Ignore the noise: Keep calm and mask on
Across much of the planet, the second wave of this pandemic is disrupting economies, stretching health systems and sowing grief, with no signs of abating. Successful vaccines are our first potent weapon in this fight, but reaching everyone will take months. For now, physical distancing and masks remain our only hope for flattening this curve.
The day before the first COVID-19 vaccine was approved, our last remaining holdout province – traditionally conservative Alberta – finally imposed a mask mandate. South of the border, 37 states have mandated face coverings in public. A U.S. “heat map” of mask uptake lines up conspicuously with the congressional map coloured in on election night – more mask use in “blue” districts along coasts and in cities, less mask use in middle America. Simplistically, this alignment between geopolitics and mask compliance has been thought to reflect the libertarian values and higher levels of distrust of science and authority on the right side of the political spectrum. However, human behaviour is much more complex and factors such as local laws and key opinion leaders (like Jason Kenney and Donald Trump), peer pressure and groupthink cannot be discounted. Much of that influence comes from the internet, particularly social media.
Viral memes and persuasive infographics, shared millions of times, explain that masks deprive users of oxygen, cause a build-up of carbon dioxide, weaken the immune system and even lead to death. This has prompted satirical counter-memes featuring masked surgeons dropping dead during hours-long surgeries. Derision has also come from those in Asian nations, who routinely masked long before this pandemic, and even from North Americans – now nine-month veterans of mask use.
But what does science tell us about the effects of masks on the human body? First, let’s acknowledge that for masks to be effective, they must block particles, creating a resistance to breathing, both in and out. The good news is that this small resistance, whether through a cloth covering or a surgical mask, has been shown to not affect our ability to breathe effectively, even when performing vigorous exercise. In one study, masks did not affect breath rate, breath volume or carbon dioxide elimination even after an hour of brisk walking. In fact, the argument that masks cause carbon dioxide accumulation would only be plausible if exhaled carbon dioxide became trapped in a mask “reservoir” and re-inhaled with the next breath. Cloth and surgical masks sit directly on our faces, with minimal space for such a reservoir. Even N95 masks, with their sizable cup-shaped reservoir, caused only a 7.5 per cent rise in carbon dioxide levels after an hour-long brisk walk.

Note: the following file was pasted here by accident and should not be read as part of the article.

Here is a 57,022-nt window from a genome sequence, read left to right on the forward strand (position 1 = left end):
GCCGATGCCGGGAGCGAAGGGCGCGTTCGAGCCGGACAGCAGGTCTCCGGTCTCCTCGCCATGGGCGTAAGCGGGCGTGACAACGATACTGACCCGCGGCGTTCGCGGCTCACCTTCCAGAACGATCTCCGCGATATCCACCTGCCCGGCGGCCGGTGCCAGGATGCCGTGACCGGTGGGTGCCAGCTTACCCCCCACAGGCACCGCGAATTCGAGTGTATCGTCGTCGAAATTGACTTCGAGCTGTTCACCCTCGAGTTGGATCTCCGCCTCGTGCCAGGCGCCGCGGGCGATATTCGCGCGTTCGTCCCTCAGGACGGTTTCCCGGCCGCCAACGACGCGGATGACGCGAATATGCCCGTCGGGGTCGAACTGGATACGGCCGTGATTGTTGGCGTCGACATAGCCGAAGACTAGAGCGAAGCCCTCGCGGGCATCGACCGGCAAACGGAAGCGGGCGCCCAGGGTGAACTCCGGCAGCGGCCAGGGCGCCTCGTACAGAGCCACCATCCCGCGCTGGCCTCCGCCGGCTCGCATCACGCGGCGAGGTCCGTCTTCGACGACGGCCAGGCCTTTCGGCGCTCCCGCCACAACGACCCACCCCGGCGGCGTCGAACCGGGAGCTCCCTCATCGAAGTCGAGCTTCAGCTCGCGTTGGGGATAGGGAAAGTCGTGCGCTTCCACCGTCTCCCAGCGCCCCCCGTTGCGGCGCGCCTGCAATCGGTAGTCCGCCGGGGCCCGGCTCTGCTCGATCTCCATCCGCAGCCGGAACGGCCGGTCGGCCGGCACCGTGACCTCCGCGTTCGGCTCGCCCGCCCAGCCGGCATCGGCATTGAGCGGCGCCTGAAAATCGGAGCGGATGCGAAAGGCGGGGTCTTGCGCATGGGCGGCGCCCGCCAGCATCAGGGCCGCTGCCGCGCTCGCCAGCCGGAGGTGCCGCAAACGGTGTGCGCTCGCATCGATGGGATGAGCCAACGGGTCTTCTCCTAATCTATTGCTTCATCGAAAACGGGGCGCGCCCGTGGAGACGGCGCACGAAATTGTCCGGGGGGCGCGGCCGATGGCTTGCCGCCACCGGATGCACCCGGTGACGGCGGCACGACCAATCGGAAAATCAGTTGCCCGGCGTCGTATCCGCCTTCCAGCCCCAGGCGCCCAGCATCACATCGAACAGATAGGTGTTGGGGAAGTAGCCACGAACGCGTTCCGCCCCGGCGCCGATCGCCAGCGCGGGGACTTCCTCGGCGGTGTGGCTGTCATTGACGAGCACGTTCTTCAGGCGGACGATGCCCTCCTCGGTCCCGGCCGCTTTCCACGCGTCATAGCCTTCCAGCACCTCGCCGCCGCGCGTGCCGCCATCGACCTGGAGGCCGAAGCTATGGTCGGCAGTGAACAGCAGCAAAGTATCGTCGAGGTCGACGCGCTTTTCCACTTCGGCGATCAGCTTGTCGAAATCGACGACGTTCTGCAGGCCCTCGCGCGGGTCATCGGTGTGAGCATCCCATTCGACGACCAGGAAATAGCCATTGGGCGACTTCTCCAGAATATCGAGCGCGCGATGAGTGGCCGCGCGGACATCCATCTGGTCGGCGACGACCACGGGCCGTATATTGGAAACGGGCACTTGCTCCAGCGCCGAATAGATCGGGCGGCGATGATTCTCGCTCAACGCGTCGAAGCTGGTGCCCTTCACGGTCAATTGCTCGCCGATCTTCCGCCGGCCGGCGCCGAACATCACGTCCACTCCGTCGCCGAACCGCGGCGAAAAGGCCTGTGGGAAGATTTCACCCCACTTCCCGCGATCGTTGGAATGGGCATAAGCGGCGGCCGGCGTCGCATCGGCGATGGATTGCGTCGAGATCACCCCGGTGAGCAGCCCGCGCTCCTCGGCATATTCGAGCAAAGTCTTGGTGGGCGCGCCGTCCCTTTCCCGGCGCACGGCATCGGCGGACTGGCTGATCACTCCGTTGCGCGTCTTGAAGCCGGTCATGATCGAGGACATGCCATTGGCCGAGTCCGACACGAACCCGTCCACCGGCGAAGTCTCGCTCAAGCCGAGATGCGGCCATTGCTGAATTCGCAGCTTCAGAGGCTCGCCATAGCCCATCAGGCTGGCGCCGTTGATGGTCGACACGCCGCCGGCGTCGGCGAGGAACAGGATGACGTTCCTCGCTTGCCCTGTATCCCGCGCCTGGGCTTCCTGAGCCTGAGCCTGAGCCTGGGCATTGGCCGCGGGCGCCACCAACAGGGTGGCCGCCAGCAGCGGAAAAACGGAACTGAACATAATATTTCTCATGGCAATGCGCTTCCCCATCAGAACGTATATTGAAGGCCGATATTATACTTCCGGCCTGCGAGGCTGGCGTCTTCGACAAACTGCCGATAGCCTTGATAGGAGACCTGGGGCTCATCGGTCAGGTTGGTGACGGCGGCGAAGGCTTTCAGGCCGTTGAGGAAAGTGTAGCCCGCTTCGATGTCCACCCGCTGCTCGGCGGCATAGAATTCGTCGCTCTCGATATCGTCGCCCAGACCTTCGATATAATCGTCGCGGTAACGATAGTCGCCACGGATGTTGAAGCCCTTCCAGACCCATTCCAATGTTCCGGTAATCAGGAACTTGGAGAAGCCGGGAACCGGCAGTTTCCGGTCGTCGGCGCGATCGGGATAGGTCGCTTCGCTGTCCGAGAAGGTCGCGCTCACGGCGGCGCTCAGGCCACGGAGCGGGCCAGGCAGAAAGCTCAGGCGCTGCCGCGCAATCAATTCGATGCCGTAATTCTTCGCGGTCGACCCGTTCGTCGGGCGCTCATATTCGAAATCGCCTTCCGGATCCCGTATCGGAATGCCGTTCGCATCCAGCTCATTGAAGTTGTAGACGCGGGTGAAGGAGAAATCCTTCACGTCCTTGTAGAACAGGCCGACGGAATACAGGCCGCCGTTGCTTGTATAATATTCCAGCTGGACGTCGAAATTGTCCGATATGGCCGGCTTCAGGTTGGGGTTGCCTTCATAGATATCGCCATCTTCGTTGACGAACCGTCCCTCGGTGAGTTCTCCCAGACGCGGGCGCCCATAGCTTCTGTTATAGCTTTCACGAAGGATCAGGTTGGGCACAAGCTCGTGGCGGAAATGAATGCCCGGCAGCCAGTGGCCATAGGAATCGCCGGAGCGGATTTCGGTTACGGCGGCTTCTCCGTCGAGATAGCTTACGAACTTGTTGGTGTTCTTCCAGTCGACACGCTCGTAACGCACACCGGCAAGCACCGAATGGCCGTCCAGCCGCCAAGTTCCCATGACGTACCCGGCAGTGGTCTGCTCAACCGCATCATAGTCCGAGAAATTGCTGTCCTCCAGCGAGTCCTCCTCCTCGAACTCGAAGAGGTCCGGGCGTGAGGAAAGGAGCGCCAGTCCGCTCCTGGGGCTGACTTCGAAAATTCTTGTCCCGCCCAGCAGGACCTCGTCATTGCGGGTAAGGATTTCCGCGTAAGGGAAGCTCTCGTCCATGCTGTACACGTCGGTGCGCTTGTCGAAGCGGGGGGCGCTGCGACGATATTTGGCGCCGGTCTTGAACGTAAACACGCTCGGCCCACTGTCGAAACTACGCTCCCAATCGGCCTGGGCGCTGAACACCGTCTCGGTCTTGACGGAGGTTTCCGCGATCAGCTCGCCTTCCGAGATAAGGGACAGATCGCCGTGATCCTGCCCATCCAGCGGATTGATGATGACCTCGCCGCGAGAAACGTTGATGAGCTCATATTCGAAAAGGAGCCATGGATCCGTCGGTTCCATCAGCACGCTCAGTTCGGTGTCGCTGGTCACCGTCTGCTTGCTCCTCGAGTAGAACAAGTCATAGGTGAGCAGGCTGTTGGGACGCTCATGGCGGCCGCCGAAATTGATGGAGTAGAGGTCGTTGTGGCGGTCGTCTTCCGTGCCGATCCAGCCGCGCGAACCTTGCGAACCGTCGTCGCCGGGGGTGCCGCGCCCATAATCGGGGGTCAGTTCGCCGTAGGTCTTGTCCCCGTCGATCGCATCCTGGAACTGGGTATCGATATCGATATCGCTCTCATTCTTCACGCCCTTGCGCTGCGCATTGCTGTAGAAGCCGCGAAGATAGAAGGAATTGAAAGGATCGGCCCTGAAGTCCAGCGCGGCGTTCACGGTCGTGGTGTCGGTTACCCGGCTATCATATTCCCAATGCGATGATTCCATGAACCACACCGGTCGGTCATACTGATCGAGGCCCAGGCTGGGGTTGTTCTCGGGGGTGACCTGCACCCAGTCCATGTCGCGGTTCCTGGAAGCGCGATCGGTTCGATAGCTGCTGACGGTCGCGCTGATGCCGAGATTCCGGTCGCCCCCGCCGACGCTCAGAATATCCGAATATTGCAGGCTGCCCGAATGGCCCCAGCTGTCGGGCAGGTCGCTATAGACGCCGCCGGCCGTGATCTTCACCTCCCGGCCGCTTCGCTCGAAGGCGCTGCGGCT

The paradox is that in the very studies that show no significant physiological impact from masks, participants consistently report discomfort and shortness of breath while wearing a mask. Rather than a true impairment in lung function, this very real sensation is thought to be related to the heat and moisture trapped against the skin by the mask, triggering a perceptual response analogous to that of claustrophobia.
What about people with lung disease? Those with common conditions like asthma and COPD (emphysema) already experience shortness of breath from breathing through narrowed air passages. Although these patients are likely to experience more shortness of breath with masks, small studies suggest that even in cases of severe lung impairment, surgical masks do not significantly impact carbon dioxide levels while at rest or during brief walks. And although both asthma and COPD tend to periodically flare up, the Canadian Thoracic Society notes that there is no evidence that masks could trigger these flare-ups. At the same time, those with lung conditions are among the most susceptible to effects of the virus and thus most in need of the protection afforded by masks.
So yes, masks can be sweaty and uncomfortable and they can make you feel like it’s hard to breathe. But no, they don’t impact your lung function or your general health. Except that they protect you (and strangers around you) from the most deadly virus in over a century. And if you think a mask is unpleasant, ask an ICU survivor what it feels like to have COVID-19.
Vaccination is around the corner but until then, let’s remember that it’s not the mask we must survive – it’s the virus.